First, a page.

Mark Twain reportedly told the satirical story of a gentleman who locked a cat, bird and dog in a cage. In another cage, he locked a Protestant pastor, a Catholic and an Orthodox priest. Several days later, he checked on both cages. The animals were all were thriving. His visit to the clergymen was quite a different story. All three were dead!

The above story illustrates a criticism often leveled against the church: it is too divisive and is guilty of infighting. Has the church forfeited the moral high ground because of its failure to get along? Put another way, is the fact that there are numerous churches/denominations a bad thing?

At first glance, the answer would seem, “Yes.” After all, Jesus did pray there would be unity across his church. “(Father, I pray) that (my people) may be one…that the world may believe that (you sent) me.” John (7:21, 22) It doesn’t take an astute student of current culture to realize that, in many ways, this prayer of Jesus is far from reality.

But that still does not answer the question, “Is the plethora of churches a bad thing?” It is my contention that it is not. Of course, mean-spirited attitudes and behaviors that manifest themselves across parts of the church are wrong and deplorable. The haughtiness of some claiming they are the only true church or that their church has a corner on the market of truth disgraces the cause.

However, it is my opinion that the number of different churches is good and pleasing to God. For one thing, its diversity enables the church to appeal to a greater number of people. Just as not all of us prefer the same brand car or type eating establishment, so not all of us prefer the same type church. Take the issue of worship style: some people prefer contemporary; others traditional. Some prefer a blending of both; others all or nothing. Some prefer a setting in which the mind is challenged; others one in which the heart is warmed. Bottom line? With all the options, everyone ought to be able to find a style of worship to which they can relate. Variety can be a good thing!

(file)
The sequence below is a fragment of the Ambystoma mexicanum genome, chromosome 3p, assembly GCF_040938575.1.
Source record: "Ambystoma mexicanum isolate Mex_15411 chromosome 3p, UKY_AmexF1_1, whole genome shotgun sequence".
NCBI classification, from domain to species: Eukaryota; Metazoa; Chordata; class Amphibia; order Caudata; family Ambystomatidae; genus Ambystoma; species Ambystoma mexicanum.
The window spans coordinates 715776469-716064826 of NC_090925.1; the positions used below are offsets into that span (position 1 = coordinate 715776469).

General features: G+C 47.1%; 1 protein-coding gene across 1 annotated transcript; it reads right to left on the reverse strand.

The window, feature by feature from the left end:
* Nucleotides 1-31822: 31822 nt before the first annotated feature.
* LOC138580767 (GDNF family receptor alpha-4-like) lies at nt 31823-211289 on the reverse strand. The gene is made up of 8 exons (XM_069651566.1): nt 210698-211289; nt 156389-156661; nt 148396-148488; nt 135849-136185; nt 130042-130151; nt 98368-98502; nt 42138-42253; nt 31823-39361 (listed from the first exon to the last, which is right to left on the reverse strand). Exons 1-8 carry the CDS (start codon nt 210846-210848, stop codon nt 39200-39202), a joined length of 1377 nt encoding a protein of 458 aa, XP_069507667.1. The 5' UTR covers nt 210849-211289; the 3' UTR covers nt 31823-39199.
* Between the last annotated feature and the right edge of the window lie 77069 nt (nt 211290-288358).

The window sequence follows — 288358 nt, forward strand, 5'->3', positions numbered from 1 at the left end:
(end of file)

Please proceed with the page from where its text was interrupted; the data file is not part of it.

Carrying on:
Take the matter of belief. The fact there are numerous churches is a tremendous protection of the faith and guard against heresy. If truth were entrusted to a single church and that church “went south,” truth could be jeopardized. The fact that there are numerous churches counterbalancing each other means that we have a more reliable preservation of the truth.

And don’t underestimate the fact that, because of the variety of churches, we have a greater grasp of the truth. Certain churches tend to emphasize specific aspects of the faith to a greater degree than do others. Some tend to emphasize God’s sovereignty, others his grace. Other denominations remind us that God’s love is a “holy love” while others emphasize God’s call to social justice. Others call us to cultivate the gifts and fruit of the Spirit while some demonstrate “signs and wonders.” Some churches remind us to heed voices from the past; others challenge us to be open to God’s voice in the present. When the various branches of Christ’s church respect and listen to each other, there is a fuller comprehension of the truth which God seeks to communicate to us.

Many attempt to defend their lack of commitment to the church on the grounds that it is too divisive and unworthy of their support. I suggest we think ahead to the day on which each of us will stand before God and give an account of our life. Should we offer such an excuse on that day, most likely God will respond, “Really? You mean to tell me that, with all the churches from which you could choose, you couldn’t find a single one you liked? Not one?” Let us make sure we aren’t one who hears that reproving question on our day of reckoning!

W. Jonathan Payne is a retired pastor in The Wesleyan Church who lives in Greenwood. He may be reached at jonandmary@centurylink.net or at 341-6794.